November 3, 2009

Mad Men, Season One: Babylon

Our Mad Men series continues with a post from Ben. Check back for another one from Dave tomorrow.

OK, so this is my second Mad Men post in a week and a half. And it's all of a day after my brother's Mad Men post. At a certain point, dear reader, you might starter to wonder if we here at the Awkward Haiku have an unhealthy fixation with the show.

The answer, of course, is "no." Mad Men fixations are entirely healthy, just like martinis and cigarettes. If you think that any of those things are bad for you, we can hire some white-coated chain-smoking doctors to go on television and assure you that they are not.

Having cleared that right the hell up, let's talk about "Babylon," my favorite episode of the first season of Mad Men. (Yes, "New Amsterdam" has some of the best lines in the whole run of the show--the last few minutes of "New Amsterdam," starting with Don telling Pete he's fired, might be the best few minutes in the history of television--but as an overall episode, I think "Babylon" might be even more compelling for me.) As usual, if you don't like spoilers and you haven't watched the material being talked about, I'd strongly advise you to watch it before you start reading blog discussions of it. And, honestly, if you haven't seen the first season of Mad Men yet in November 2009, it might be about time to get on that.

So, "Babylon": (more after the jump)

Representatives of the Israeli Tourism Board want Sterling-Cooper to sell Israel to America while "leaving the Bible out of it." (One of the Israeli tourism people is pretty obviously a Golda Meir figure, maybe even an homage to the depiction of her in "Munich.") Don brings home "Exodus" (the Leon Uris novel, not the book of the Torah) and reads it in bed. Pete wonders aloud if the kibbutzes make the Israelis "commies," and hilarity ensues about how off-putting it is that Israeli women have guns. Betty tells a story about how the first boy she ever kissed was Jewish, and Don is fascinated, then she tries to transition to marital whoopie, and he shuts her down. Rachel, the one recurring Jewish character on the show, acidly tells Don in the middle of very-weird-sort-of-flirtation that "'those people,' as you call us" having their own state is very important. Throughout the episode, there are explicit discussions of Zionism, the Holocaust and Jewish identity. It's the central motif tying together all the deeper themes at work here, since the episode is of course, like all episodes of Mad Men, really about the characters wandering through their lives like they always do, and building the atmosphere of the show.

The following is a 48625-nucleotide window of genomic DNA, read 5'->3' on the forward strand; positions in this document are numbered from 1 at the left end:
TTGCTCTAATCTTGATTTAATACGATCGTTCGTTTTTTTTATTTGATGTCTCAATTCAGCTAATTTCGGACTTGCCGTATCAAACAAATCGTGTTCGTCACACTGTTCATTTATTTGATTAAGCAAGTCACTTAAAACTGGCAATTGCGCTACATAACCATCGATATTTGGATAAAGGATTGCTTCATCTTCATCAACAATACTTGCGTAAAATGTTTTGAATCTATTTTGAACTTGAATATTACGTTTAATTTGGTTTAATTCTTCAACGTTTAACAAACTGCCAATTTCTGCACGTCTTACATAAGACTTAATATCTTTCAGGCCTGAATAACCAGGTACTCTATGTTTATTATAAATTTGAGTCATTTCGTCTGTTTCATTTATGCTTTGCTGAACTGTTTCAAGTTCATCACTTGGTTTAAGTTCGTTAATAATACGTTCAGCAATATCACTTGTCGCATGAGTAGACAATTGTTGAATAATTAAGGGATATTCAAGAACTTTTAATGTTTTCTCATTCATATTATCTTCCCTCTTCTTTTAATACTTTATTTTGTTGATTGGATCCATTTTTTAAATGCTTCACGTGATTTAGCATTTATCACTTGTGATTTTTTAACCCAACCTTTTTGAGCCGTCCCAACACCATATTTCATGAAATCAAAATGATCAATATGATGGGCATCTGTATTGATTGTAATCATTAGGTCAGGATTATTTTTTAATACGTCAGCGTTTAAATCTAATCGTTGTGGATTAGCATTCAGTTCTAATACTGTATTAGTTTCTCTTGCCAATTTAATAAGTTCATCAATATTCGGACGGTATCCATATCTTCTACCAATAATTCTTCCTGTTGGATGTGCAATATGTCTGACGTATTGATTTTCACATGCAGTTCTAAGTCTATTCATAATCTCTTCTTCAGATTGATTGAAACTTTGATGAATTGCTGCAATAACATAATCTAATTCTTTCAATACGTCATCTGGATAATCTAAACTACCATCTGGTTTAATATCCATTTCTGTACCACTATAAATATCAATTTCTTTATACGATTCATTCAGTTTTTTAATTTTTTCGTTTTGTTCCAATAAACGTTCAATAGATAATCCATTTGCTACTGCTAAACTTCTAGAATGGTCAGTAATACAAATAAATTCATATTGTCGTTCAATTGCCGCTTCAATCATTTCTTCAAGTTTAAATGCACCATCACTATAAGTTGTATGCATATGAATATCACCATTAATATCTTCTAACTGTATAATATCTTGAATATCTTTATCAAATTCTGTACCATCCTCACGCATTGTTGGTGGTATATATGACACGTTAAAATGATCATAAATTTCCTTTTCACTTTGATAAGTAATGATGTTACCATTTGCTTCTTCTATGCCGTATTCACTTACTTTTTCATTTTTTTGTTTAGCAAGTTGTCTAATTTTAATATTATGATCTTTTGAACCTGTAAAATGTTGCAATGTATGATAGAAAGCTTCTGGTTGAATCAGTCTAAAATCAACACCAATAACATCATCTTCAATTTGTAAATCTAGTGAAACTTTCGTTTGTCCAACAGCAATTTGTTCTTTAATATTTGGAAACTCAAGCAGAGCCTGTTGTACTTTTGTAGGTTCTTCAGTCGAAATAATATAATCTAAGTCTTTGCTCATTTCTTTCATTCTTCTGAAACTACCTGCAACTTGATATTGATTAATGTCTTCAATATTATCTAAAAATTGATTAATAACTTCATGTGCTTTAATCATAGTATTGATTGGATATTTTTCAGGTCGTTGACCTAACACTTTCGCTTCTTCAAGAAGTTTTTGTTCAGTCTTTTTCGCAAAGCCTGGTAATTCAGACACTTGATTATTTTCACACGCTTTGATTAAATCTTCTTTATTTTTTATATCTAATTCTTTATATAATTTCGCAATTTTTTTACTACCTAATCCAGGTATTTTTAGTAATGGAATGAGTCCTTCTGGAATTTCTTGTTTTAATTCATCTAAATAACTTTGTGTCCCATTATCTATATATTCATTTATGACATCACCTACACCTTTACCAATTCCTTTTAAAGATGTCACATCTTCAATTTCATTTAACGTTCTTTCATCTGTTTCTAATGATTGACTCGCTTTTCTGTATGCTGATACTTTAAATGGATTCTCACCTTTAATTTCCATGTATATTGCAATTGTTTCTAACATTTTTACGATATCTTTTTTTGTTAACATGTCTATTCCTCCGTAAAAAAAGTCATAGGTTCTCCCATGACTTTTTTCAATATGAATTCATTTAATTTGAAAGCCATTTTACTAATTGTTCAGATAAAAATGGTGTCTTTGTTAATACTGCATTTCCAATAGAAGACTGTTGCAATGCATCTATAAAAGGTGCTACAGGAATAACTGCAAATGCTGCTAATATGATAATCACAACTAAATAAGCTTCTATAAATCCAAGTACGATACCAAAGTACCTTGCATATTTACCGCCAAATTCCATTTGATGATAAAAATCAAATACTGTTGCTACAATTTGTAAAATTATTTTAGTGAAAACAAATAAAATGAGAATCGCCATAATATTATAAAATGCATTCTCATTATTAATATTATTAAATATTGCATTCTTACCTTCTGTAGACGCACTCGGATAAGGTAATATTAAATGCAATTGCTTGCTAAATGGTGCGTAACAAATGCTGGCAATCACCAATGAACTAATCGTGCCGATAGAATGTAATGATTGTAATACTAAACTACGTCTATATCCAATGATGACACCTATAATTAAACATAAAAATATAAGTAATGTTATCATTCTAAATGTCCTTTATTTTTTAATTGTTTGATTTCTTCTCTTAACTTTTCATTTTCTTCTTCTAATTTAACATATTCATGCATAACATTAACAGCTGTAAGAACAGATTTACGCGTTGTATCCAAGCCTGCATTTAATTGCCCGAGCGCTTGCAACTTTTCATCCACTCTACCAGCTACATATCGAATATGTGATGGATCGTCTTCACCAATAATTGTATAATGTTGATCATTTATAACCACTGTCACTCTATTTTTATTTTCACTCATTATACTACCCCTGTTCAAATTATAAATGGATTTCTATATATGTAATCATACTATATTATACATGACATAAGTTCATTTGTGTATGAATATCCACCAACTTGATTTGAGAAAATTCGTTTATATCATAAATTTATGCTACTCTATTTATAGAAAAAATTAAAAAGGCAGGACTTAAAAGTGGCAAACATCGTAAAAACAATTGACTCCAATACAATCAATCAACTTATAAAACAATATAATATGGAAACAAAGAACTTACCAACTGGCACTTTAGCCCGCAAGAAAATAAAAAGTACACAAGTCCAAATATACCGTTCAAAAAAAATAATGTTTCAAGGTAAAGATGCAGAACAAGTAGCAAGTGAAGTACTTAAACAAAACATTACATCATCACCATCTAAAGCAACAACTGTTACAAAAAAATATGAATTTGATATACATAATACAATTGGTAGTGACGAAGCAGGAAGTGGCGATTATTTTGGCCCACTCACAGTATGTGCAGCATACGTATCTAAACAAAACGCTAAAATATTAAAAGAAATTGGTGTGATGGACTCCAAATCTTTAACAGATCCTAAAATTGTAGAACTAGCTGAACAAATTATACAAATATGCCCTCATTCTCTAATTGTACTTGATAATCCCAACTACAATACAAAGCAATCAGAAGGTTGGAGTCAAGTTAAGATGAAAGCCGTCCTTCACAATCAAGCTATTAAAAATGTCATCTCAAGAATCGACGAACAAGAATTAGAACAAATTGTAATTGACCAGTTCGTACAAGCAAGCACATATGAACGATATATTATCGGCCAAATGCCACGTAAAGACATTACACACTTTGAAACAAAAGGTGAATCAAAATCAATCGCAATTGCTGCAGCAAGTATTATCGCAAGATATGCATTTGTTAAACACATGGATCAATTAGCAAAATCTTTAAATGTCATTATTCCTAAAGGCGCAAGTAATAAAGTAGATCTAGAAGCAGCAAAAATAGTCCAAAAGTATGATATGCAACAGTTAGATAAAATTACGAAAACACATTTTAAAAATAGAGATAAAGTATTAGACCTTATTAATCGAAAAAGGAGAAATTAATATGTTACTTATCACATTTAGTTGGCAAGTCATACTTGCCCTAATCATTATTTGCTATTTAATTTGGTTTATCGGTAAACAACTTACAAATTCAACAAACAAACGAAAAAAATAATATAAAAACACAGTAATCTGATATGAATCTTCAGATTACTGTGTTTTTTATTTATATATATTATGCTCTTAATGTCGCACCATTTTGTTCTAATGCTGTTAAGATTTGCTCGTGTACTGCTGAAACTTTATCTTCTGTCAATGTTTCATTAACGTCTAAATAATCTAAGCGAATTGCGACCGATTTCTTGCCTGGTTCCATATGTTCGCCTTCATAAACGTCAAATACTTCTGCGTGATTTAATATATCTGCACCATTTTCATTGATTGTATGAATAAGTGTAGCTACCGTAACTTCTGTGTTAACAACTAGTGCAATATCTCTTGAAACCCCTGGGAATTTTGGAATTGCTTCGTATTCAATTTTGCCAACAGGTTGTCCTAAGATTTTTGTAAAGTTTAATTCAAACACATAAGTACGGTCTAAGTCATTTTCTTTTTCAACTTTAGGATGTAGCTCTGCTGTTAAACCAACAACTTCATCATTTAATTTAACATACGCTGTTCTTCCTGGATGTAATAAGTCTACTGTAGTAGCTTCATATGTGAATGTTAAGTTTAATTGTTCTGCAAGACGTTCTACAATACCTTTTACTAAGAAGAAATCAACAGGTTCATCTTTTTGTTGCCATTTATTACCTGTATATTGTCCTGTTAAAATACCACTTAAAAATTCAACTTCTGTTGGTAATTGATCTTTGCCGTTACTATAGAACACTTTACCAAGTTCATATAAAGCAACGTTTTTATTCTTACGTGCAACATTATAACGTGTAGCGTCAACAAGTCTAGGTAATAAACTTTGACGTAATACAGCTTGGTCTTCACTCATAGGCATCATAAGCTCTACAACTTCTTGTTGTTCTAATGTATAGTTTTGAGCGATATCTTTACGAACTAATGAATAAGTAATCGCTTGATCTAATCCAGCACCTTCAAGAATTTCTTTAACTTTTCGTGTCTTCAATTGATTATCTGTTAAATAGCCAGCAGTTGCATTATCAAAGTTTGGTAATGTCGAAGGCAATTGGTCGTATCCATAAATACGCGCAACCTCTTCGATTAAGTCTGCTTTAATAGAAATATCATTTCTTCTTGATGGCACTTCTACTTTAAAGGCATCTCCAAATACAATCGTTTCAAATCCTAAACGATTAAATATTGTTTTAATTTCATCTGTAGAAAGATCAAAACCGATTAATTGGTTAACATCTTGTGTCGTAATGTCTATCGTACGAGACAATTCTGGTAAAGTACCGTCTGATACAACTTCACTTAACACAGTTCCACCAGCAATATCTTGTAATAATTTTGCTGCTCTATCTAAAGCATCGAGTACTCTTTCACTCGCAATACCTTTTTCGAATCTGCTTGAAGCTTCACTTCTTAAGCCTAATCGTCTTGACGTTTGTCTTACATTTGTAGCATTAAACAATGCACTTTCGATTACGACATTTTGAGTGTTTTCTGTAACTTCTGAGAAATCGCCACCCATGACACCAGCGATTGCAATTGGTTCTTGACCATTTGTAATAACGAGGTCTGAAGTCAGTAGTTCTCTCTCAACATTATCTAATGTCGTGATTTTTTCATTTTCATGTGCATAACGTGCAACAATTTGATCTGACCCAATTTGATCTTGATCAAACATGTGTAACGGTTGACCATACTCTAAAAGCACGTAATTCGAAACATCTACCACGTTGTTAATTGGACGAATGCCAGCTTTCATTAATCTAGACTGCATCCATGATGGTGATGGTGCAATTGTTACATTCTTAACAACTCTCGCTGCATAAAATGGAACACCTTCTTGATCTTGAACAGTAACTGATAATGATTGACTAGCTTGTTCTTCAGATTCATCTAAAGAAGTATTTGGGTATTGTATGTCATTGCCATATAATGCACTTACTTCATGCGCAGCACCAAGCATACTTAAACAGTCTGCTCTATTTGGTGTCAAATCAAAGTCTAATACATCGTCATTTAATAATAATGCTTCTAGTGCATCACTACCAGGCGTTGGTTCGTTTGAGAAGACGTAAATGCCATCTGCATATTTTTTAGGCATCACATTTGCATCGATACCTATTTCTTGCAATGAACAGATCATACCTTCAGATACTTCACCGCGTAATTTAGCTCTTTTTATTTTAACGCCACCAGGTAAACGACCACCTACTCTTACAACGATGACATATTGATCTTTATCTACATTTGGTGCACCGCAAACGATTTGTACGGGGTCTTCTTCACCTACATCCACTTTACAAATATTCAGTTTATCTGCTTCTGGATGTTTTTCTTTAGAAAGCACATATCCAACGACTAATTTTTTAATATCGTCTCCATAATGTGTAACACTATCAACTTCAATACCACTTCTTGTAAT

So on the surface we have Israel, the Holocuast, Zionism, Jewishness. Exile and diaspora and everything that comes with it. Then everything that happens with every character in the episode is a metaphor for some type or level of exile. We see the first glimpses of "Don"'s secret, Dick Whitman's impersonation of the long-dead man actually named Don Draper itself being mostly a literalized metaphor for his deep sense of existential alienation and out-of-place-ness with the world around him.

We see Betty's painful exile from her real life as a model in the City to Betty Friedan's feminine mystique of suburbia and child-rearing, where she hates her children and is painfully in love with a husband who's always going to be emotionally out of reach, something she tries to express at the beginning of the episode, failing as miserably as she always does. We see Roger and Joan arguing about meeting in hotel rooms and the impermanence of their relationship, and Rachel thriving on "doing business with people who hate us" and talking about things that she thinks will never be, and most of all, again, we see Don, trying and failing to connect with the world.

One of the most interesting things about Don is that the closest thing he has to meaningless sex is with his wife. None of the women on the side approach her ex-model good looks, and all of his extra-marital wanderings seem to reflect much deeper and much less well-understood cravings. Hence the Jews and Beatnicks and...well, let's not even get into what's going on with the Bobby Barrett thing in Season Two.

Anyway, towards the end of the episode, one of those girls drags him to a Beat cafe where he sees all kind of pretentious nonsense--Posturing Beat Guy tells him that Broadway is the birthplace of mediocrity and Don tells him that "it might be born there, but I have a feeling that it's conceived right here"--and then... well...

One of the best things about Mad Men, a key ingredient of the show's effect, is that it's all about having your cake and eating it too. Glorifying, mocking, condemning and aching in fond remembrance of the same stuff at the same time. At its best, the show simultaneously inspires two reactions, warring for the same headspace. ("Wow, that's really fucked up! What's wrong with these people?" and "Damn straight. That's how a man does it.") A very similar trick is pulled off here, when after all the silliness and posturing at the Beat cafe, when Don's just about ready to leave and his girl tells him to wait and listen to this one last song, after a whole episode that was defined by the characters talking and thinking about Israel and Jewish identity, a whole episode of exploring all types and levels of Exile as it manifests itself in all of these people's lives, the whole thing ends with a heart-rendingly beautiful folk rendition of the 137th Psalm.


We sat by the waters of Babylon and we wept,
We wept for Zion.

...and it's perfect.
TV doesn't get much better than this.

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